Body To Body Networks – The Future Of The Phone

The future ultra-high-bandwidth mobile internet infrastructure could rely on signals being passed from person to person through novel sensors, according to a wireless communications expert from Queen’s University Belfast.

Dr Simon Cotton from the wireless communications research group at Queen’s University is leading a five-year £550,000 project, sponsored by the Royal Academy of Engineering and EPSRC, aimed at modelling how signals could propagate from one person to another through sensors either worn on the body or in a mobile phone.

Once the results of the research are published next year, he said, it will provide a ‘foundation stone’ for wireless systems designers wishing to develop enabling technology.

Cotton believes that body-to-body networks (BBNs) will create a new paradigm for mobile communications.

‘We’re going from person to person as opposed to going from mobile phone to base station back down to another person,’ he said.

If the idea takes off, BBNs could lead to a reduction in the number of base stations needed to service mobile phone users, particularly in areas of high population density.

Cotton added that BBNs would also reduce mobile power consumption because signals will not have to travel as far.

‘I think a mobile handset in the 900MHz peak power will be maybe 2W,’ he said. ‘So if you’re only transmitting to someone tens or hundreds of metres away you may only need 1 milliwatt. It’s pretty substantial.’

Cotton estimates that it could take five to 10 years for this kind of mobile communications infrastructure to take off. He admitted that it will require some convincing.

‘The mobile network providers might not be too keen on this; on the fact that if I am using some proprietary wireless technology to transmit from person to person, I might not always be using the base station and they might not be able to bill me for it,’ he said. ‘So I guess it’s going to be controversial.’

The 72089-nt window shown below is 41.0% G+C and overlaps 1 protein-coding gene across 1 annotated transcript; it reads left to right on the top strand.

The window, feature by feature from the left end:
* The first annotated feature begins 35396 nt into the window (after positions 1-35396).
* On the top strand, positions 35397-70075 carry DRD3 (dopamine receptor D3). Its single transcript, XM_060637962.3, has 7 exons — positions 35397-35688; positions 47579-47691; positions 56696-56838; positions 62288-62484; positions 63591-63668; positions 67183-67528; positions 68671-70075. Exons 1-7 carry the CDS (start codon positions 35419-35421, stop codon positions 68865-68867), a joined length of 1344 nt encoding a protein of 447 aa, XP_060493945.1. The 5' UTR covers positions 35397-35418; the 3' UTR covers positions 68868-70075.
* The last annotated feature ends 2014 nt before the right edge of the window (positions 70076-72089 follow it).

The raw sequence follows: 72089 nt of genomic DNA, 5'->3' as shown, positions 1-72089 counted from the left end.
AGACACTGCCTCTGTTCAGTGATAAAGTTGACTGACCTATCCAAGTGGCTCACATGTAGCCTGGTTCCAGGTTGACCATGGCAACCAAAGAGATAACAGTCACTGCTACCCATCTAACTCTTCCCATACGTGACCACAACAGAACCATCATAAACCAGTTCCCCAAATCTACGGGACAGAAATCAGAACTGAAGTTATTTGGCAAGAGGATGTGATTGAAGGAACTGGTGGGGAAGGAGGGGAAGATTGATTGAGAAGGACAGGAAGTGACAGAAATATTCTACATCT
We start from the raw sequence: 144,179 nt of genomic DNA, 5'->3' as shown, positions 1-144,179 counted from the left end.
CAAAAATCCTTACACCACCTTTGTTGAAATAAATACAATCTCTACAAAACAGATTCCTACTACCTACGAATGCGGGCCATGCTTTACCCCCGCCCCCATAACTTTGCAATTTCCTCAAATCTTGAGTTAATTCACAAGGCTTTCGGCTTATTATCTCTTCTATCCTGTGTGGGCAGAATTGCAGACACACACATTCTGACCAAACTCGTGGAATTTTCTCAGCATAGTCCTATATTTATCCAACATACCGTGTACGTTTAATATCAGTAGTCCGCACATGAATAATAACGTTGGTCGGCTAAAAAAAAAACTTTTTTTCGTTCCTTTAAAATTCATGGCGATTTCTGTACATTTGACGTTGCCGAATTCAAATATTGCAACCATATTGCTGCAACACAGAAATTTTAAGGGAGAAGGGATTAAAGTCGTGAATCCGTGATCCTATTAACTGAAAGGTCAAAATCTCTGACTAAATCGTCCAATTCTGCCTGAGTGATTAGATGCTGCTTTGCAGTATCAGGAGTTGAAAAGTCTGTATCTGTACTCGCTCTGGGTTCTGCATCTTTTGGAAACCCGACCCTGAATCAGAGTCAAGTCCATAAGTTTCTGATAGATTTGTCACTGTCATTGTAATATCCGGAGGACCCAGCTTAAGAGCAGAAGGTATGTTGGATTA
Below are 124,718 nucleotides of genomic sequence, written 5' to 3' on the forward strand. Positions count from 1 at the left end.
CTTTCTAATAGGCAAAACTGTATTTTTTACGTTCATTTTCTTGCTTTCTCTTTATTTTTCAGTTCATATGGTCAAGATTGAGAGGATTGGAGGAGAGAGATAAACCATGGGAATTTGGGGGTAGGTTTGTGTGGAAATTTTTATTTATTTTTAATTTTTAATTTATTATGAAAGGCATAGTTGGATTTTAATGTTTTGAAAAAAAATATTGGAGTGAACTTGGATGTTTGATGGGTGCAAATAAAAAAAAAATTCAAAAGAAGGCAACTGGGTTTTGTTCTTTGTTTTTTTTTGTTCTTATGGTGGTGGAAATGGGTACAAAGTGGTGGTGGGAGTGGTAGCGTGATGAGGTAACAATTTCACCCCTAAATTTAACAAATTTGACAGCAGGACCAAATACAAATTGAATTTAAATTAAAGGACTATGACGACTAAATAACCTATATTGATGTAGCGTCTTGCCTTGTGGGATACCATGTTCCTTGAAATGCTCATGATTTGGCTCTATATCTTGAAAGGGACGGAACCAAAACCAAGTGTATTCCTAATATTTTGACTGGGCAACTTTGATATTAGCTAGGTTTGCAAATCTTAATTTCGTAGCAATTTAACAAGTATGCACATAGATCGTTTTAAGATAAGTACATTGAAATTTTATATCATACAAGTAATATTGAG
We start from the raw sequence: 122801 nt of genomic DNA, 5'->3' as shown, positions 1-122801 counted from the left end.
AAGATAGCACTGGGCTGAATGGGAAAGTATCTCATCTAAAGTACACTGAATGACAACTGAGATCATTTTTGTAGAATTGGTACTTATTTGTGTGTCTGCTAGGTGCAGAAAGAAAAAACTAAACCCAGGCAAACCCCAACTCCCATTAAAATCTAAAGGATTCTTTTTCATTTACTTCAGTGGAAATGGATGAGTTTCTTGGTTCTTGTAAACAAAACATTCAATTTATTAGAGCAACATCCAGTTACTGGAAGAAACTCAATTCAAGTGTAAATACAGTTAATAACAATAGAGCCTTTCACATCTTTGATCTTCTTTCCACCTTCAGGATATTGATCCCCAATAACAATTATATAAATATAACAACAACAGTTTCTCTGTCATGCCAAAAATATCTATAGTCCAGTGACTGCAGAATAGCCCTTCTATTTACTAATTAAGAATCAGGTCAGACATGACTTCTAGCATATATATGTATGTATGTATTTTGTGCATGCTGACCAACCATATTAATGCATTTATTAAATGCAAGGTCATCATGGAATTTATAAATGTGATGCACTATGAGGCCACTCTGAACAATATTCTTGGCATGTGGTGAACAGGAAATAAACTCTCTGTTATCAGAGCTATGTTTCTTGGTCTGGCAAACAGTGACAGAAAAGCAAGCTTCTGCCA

Cotton hopes that the industry will see some of the greater social benefits of the availability of BBNs. The quality of healthcare, for example, could be improved significantly through the use of bodyworn sensors for the widespread, routine monitoring and treatment of illness away from medical centres.

This could hopefully reduce the current strain on health budgets and help make healthcare at home for the elderly a reality.

Other potential uses include precision monitoring of athletes, real-time tactical training in team sports and mobile gaming.

Cotton and his team have already worked with clients such as the UK Ministry of Defence to develop futuristic communications systems incorporating arrays of highly specialised body-worn antennas for frontline troops. He believes that the ability to send data from soldier to soldier could help locate troops when GPS is not an option.

‘You don’t need a dedicated infrastructure network to do that, which you might not always have in combat situations,’ he said.

Cotton, who has been working in this research area since 2004, described BBNs as the ‘new frontier of wireless communications.’

‘It’s only in the last six to 10 years that people have actually started thinking “hang on, we can actually put these wireless devices directly on the human body”,’ he said. ‘There are so many exciting applications. It’s a very exciting emerging area and it’s a good place to be at.’

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